Put the ZenBook 14X OLED in its “performance” mode, and you can squeeze out a little more speed, finishing the test in 156 seconds. The same was true with Cinebench R23, where the ZenBook 14X OLED took second place to the Dell while gaining a bit of a boost from performance mode at a score of 6,252. In PCMark 10 Complete, the ZenBook again lost out only to the Inspiron 14 2-in-1 in standard mode, but it was faster when running in performance mode. Its Essentials, Productivity, and Content Creation scores were average, though.
Overall, the ZenBook 14X OLED is a fast laptop for demanding productivity workflows but doesn’t quite rise to a creator’s workstation level. It’s not that you can’t edit video or large images on the ZenBook, it’s just that you’ll be waiting a while for demanding tasks to complete. But for anyone else, the ZenBook 14X OLED will make for a satisfying experience.
|Cinebench R23 (single/multi)||PCMark 10||3DMark Time Spy|
|Asus ZenBook 14X OLED (Core i7-1165G7)||1536 / 5780||173||1479 / 5717||5366||1756|
|Lenovo IdeaPad Slim 7i Pro (Core i7-11370H)||1578 / 5957||202||1514 / 5544||5149||1888|
|Dell Inspiron 14 2-in-1 (Ryzen 7 5700U)||1184 / 6281||120||1287 / 8013||5411||1247|
|Samsung Galaxy Book (Core i5-1135G7)||1401 / 5221||180||1361 / 5391||4735||1584|
|Lenovo ThinkPad X1 Carbon Gen 9 (Core i7-1165G7)||1327 / 5201||N/A||1469 / 4945||5147||1776|
Even though my review unit features the GeForce MX450 discrete GPU, it didn’t perform faster than the Intel Iris Xe in our comparison group. Its 3DMark Time Spy score was in the same range, and it managed just 18 frames per second (fps) in Fortnite at 1200p and epic graphics. That’s not far off what faster Iris Xe laptops can accomplish.
I was surprised by these results, but I ran them multiple times to ensure there weren’t any glitches that I could identify. I also tried performance mode, and that made no difference in the laptop’s graphical performance. The discrete GPU didn’t turn this thin and light machine into a gaming laptop, so buyers should temper their expectations when they see that it has a discrete GPU.
The ZenBook 14X OLED enjoys a 14-inch OLED display, and it’s available in a few configurations that are all in the productivity-friendly 16:10 aspect ratio. You can choose from a 4K+ (3,840 x 2,400) panel, a WQXGA+ (2,880 x 1,800) touchscreen display, and a nontouch WQXGA+ screen. My review unit sported the latter, and it was spectacular from the moment I turned it on. Blacks were inky, and colors were dynamic without being oversaturated. While working on the review, I loved using the display, especially the sharp black text that jumped off the page.
This display will please anyone, from productivity users to creators to media consumers.
According to my colorimeter, this is objectively as good a display as it is subjectively. It was bright at 389 nits, above our 300-nit threshold for displays that can overcome all but bright sunlight. It had wide colors at 97% of AdobeRGB and 100% of sRGB, and those colors were accurate at a DeltaE of 1.2 (less than 1.0 is considered excellent). The contrast was otherworldly as usual, coming in at 27,010:1. Compare that to the 4K IPS display on the Dell XPS 13, which came in at 420 nits, 79% of AdobeRGB and 100% of sRGB, with color accuracy of 1.21 and 1,360:1 contrast. Few IPS panels can perform as well as the ZenBook 14X OLED’s display, and you’ll find none that can provide the same true blacks.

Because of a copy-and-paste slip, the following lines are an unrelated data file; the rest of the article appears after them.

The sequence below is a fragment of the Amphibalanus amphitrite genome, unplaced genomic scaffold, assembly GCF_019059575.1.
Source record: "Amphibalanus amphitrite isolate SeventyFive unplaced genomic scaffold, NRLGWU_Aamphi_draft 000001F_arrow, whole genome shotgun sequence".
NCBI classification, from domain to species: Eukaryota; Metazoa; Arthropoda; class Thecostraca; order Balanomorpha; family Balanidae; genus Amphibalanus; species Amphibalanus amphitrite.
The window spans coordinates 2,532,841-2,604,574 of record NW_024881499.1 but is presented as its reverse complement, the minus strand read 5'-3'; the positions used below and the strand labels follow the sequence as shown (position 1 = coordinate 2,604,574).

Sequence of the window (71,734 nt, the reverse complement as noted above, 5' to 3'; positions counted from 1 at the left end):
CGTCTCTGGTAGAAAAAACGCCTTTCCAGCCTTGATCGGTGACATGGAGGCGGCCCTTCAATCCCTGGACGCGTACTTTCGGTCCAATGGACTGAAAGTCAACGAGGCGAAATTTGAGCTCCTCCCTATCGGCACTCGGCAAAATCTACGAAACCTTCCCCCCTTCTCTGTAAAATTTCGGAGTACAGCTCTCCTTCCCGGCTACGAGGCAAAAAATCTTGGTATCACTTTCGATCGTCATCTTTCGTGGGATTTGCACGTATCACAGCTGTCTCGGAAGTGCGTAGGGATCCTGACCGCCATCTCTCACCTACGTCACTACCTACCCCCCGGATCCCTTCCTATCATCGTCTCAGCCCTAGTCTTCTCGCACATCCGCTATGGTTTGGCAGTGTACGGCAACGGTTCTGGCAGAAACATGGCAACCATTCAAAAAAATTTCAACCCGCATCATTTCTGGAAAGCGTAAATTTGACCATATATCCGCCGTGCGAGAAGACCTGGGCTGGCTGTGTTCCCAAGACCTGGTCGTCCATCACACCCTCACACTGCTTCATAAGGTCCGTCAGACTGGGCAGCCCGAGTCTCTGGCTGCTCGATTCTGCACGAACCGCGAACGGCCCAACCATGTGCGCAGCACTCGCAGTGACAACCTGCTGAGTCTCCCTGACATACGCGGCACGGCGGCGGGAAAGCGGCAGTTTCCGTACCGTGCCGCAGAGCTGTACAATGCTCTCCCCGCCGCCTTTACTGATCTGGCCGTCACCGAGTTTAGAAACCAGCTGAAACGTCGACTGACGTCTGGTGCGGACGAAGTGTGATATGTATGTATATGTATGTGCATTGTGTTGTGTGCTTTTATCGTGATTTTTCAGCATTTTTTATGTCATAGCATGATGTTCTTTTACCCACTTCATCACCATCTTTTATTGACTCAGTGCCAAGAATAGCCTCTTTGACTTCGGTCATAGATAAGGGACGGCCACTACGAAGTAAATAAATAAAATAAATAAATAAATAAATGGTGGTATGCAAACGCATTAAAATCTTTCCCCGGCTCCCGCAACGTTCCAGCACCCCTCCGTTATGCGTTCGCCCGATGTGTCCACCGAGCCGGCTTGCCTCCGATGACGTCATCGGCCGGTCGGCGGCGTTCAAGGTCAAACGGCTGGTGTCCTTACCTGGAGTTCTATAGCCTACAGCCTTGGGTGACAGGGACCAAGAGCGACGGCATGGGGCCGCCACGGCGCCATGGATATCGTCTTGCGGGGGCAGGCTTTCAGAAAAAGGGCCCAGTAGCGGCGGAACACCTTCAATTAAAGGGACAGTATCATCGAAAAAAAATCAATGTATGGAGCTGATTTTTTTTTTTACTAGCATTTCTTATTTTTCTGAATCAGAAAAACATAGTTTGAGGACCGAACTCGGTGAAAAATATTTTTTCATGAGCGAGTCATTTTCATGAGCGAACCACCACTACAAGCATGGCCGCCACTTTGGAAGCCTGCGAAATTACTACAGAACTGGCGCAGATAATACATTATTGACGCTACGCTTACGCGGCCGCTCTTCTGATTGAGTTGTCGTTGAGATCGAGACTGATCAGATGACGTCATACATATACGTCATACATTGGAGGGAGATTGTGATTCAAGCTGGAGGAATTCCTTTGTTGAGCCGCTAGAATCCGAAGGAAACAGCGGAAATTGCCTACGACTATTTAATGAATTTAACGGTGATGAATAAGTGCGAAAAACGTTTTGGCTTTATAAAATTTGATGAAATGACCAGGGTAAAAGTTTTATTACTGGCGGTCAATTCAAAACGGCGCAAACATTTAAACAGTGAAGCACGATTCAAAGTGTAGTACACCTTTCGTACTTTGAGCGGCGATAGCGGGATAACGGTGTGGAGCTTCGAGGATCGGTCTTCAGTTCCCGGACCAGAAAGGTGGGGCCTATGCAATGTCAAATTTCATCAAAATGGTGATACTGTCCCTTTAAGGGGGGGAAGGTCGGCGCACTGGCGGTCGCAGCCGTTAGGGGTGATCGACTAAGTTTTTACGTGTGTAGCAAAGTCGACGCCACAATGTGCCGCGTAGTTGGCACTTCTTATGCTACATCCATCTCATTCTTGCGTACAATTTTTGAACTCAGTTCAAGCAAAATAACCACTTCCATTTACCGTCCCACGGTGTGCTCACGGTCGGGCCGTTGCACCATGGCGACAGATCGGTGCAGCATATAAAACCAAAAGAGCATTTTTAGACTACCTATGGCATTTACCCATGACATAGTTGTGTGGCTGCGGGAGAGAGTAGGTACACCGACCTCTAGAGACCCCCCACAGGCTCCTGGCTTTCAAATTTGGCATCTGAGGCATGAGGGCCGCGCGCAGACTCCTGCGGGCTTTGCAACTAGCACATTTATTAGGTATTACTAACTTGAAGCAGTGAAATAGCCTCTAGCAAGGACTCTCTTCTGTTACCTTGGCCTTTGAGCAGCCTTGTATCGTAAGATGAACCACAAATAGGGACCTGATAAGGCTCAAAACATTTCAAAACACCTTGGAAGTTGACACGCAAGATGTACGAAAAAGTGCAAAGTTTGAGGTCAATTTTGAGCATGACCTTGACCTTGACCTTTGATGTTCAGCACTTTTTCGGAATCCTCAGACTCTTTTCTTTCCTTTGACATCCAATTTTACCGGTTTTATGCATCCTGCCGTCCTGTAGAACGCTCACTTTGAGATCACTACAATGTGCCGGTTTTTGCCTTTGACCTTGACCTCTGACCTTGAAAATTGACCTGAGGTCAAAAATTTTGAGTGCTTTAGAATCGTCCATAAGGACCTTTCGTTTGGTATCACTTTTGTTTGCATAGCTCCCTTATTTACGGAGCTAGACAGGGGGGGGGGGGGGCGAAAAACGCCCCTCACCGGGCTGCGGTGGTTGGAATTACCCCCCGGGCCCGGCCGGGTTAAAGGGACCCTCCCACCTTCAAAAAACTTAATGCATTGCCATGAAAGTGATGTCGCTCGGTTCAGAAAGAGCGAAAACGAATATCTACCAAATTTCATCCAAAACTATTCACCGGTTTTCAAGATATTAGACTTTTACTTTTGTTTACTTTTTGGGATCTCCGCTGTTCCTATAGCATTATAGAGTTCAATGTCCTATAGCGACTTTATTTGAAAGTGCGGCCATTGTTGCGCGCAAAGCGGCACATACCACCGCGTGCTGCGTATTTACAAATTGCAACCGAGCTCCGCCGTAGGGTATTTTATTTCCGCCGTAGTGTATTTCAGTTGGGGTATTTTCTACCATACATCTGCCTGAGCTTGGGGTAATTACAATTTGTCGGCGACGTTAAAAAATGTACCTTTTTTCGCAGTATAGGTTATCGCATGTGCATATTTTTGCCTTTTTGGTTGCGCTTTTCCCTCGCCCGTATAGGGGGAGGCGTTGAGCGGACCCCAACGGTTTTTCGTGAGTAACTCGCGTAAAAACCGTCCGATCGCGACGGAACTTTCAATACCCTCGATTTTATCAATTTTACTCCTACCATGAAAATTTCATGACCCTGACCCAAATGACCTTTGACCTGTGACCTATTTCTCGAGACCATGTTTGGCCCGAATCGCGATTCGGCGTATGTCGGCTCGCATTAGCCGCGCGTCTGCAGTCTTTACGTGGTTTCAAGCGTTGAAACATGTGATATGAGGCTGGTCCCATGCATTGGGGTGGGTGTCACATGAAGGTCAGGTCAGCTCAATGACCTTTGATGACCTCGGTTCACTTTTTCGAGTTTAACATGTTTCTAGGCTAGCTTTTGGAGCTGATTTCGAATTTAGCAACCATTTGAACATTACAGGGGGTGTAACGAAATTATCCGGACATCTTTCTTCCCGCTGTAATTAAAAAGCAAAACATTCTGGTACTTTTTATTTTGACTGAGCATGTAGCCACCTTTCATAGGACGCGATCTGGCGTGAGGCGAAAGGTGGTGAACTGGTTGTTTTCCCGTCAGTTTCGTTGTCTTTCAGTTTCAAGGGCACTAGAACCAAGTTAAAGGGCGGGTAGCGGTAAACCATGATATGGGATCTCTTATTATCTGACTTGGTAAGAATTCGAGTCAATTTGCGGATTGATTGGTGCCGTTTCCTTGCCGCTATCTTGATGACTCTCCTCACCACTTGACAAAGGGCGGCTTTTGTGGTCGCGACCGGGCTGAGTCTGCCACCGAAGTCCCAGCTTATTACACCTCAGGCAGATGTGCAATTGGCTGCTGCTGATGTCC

This display will please anyone, from productivity users to creators to media consumers. Netflix and Amazon Prime Video high dynamic range (HDR) content looked great on the display thanks to DisplayHDR 500 support. OLED displays continue to impress, and while other technologies are catching up, such as the mini-LED displays on Apple’s MacBooks, you can’t go wrong choosing the technology.
For those concerned about OLED burn-in, Asus includes some utilities and technology to provide confidence. First, there’s a warranty of 7,000 hours at 200 nits, and the display detects aging pixels and enhances the current passing through them to provide better performance.
Second, two utilities are provided to help avoid burn-in. There’s a screen saver that can be set to automatically launch after 30 minutes of idle time and a pixel shift function that moves a static image on the screen just enough to avoid consistently shining individual pixels. These can both be toggled on and off, although it’s probably a good idea to keep them turned on.
The audio is provided by two downward-firing speakers on the bottom of the chassis toward the front. I found it to provide clear mids and highs and a surprising amount of bass. The only problem: The speakers don’t get very loud, even when turned all the way up. There’s zero distortion, which is good, but you’ll want a pair of headphones to really enjoy movies and music.
Asus has been channeling HP lately when it comes to keyboards, using a layout and keycaps that are eerily similar to those on HP’s Spectre line. There is the same key spacing and row of movement keys along the right-hand side of the keyboard. That’s not a bad thing because the Spectre keyboards are excellent. At the same time, while the Asus switches have plenty of travel and a comfortable bottoming action, they’re not as snappy and don’t feel quite as precise. They’re a step behind the best, which also includes Dell’s XPS keyboards, but that makes the ZenBook 14X OLED’s keyboard very good nonetheless.